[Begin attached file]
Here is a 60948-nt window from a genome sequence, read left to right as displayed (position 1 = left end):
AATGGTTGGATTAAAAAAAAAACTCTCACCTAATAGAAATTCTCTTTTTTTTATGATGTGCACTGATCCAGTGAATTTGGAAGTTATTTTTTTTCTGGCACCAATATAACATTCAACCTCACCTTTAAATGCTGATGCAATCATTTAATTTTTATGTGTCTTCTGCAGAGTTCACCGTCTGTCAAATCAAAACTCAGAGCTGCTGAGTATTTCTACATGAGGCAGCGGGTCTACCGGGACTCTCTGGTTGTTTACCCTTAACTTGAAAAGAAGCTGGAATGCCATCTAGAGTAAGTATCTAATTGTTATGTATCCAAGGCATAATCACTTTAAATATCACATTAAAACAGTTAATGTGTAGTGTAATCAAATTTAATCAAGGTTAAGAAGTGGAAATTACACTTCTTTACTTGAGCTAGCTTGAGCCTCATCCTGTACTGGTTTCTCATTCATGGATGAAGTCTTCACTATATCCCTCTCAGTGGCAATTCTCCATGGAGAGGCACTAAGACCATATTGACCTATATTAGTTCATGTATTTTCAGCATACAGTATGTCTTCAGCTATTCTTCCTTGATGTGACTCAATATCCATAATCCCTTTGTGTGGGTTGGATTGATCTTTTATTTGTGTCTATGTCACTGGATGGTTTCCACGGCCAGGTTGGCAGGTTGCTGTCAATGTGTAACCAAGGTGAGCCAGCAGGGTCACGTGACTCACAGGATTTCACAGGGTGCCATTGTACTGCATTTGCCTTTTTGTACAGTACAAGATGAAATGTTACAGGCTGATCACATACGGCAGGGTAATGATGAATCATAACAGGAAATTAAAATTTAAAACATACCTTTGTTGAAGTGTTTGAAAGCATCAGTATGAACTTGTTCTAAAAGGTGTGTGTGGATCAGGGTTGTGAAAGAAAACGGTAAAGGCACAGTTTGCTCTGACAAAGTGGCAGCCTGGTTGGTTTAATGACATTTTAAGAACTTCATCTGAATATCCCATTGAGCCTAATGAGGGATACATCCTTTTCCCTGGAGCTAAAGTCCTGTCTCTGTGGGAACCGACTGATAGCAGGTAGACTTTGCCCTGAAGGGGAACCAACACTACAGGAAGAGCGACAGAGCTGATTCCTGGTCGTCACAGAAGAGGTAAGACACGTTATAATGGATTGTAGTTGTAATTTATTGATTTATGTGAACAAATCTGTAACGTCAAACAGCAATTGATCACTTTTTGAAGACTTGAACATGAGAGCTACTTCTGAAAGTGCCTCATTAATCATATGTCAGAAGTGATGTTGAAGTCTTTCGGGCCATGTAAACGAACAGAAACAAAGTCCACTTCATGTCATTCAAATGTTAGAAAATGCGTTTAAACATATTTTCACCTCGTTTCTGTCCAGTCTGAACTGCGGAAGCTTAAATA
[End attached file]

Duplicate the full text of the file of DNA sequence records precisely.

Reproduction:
Here is a 60948-nt window from a genome sequence, read left to right as displayed (position 1 = left end):
AATGGTTGGATTAAAAAAAAAACTCTCACCTAATAGAAATTCTCTTTTTTTTATGATGTGCACTGATCCAGTGAATTTGGAAGTTATTTTTTTTCTGGCACCAATATAACATTCAACCTCACCTTTAAATGCTGATGCAATCATTTAATTTTTATGTGTCTTCTGCAGAGTTCACCGTCTGTCAAATCAAAACTCAGAGCTGCTGAGTATTTCTACATGAGGCAGCGGGTCTACCGGGACTCTCTGGTTGTTTACCCTTAACTTGAAAAGAAGCTGGAATGCCATCTAGAGTAAGTATCTAATTGTTATGTATCCAAGGCATAATCACTTTAAATATCACATTAAAACAGTTAATGTGTAGTGTAATCAAATTTAATCAAGGTTAAGAAGTGGAAATTACACTTCTTTACTTGAGCTAGCTTGAGCCTCATCCTGTACTGGTTTCTCATTCATGGATGAAGTCTTCACTATATCCCTCTCAGTGGCAATTCTCCATGGAGAGGCACTAAGACCATATTGACCTATATTAGTTCATGTATTTTCAGCATACAGTATGTCTTCAGCTATTCTTCCTTGATGTGACTCAATATCCATAATCCCTTTGTGTGGGTTGGATTGATCTTTTATTTGTGTCTATGTCACTGGATGGTTTCCACGGCCAGGTTGGCAGGTTGCTGTCAATGTGTAACCAAGGTGAGCCAGCAGGGTCACGTGACTCACAGGATTTCACAGGGTGCCATTGTACTGCATTTGCCTTTTTGTACAGTACAAGATGAAATGTTACAGGCTGATCACATACGGCAGGGTAATGATGAATCATAACAGGAAATTAAAATTTAAAACATACCTTTGTTGAAGTGTTTGAAAGCATCAGTATGAACTTGTTCTAAAAGGTGTGTGTGGATCAGGGTTGTGAAAGAAAACGGTAAAGGCACAGTTTGCTCTGACAAAGTGGCAGCCTGGTTGGTTTAATGACATTTTAAGAACTTCATCTGAATATCCCATTGAGCCTAATGAGGGATACATCCTTTTCCCTGGAGCTAAAGTCCTGTCTCTGTGGGAACCGACTGATAGCAGGTAGACTTTGCCCTGAAGGGGAACCAACACTACAGGAAGAGCGACAGAGCTGATTCCTGGTCGTCACAGAAGAGGTAAGACACGTTATAATGGATTGTAGTTGTAATTTATTGATTTATGTGAACAAATCTGTAACGTCAAACAGCAATTGATCACTTTTTGAAGACTTGAACATGAGAGCTACTTCTGAAAGTGCCTCATTAATCATATGTCAGAAGTGATGTTGAAGTCTTTCGGGCCATGTAAACGAACAGAAACAAAGTCCACTTCATGTCATTCAAATGTTAGAAAATGCGTTTAAACATATTTTCACCTCGTTTCTGTCCAGTCTGAACTGCGGAAGCTTAAATA